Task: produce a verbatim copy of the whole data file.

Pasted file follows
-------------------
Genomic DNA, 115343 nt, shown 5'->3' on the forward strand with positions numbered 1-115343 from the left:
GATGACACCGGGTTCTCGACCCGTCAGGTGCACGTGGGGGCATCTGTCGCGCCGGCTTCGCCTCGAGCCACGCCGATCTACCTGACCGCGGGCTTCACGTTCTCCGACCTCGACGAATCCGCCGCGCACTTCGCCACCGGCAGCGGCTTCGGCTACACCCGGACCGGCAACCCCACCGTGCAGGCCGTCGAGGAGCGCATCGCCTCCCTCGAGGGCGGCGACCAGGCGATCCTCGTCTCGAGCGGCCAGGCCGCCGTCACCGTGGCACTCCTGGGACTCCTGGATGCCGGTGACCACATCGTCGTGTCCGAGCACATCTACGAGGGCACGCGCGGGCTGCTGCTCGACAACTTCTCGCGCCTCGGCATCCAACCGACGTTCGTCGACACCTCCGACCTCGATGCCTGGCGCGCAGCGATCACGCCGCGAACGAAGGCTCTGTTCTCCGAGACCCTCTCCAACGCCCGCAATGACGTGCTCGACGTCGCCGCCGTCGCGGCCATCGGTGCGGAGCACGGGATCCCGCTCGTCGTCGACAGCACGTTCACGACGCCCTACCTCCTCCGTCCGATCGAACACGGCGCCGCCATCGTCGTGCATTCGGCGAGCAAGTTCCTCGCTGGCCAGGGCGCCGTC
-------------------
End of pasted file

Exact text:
Genomic DNA, 115343 nt, shown 5'->3' on the forward strand with positions numbered 1-115343 from the left:
GATGACACCGGGTTCTCGACCCGTCAGGTGCACGTGGGGGCATCTGTCGCGCCGGCTTCGCCTCGAGCCACGCCGATCTACCTGACCGCGGGCTTCACGTTCTCCGACCTCGACGAATCCGCCGCGCACTTCGCCACCGGCAGCGGCTTCGGCTACACCCGGACCGGCAACCCCACCGTGCAGGCCGTCGAGGAGCGCATCGCCTCCCTCGAGGGCGGCGACCAGGCGATCCTCGTCTCGAGCGGCCAGGCCGCCGTCACCGTGGCACTCCTGGGACTCCTGGATGCCGGTGACCACATCGTCGTGTCCGAGCACATCTACGAGGGCACGCGCGGGCTGCTGCTCGACAACTTCTCGCGCCTCGGCATCCAACCGACGTTCGTCGACACCTCCGACCTCGATGCCTGGCGCGCAGCGATCACGCCGCGAACGAAGGCTCTGTTCTCCGAGACCCTCTCCAACGCCCGCAATGACGTGCTCGACGTCGCCGCCGTCGCGGCCATCGGTGCGGAGCACGGGATCCCGCTCGTCGTCGACAGCACGTTCACGACGCCCTACCTCCTCCGTCCGATCGAACACGGCGCCGCCATCGTCGTGCATTCGGCGAGCAAGTTCCTCGCTGGCCAGGGCGCCGTC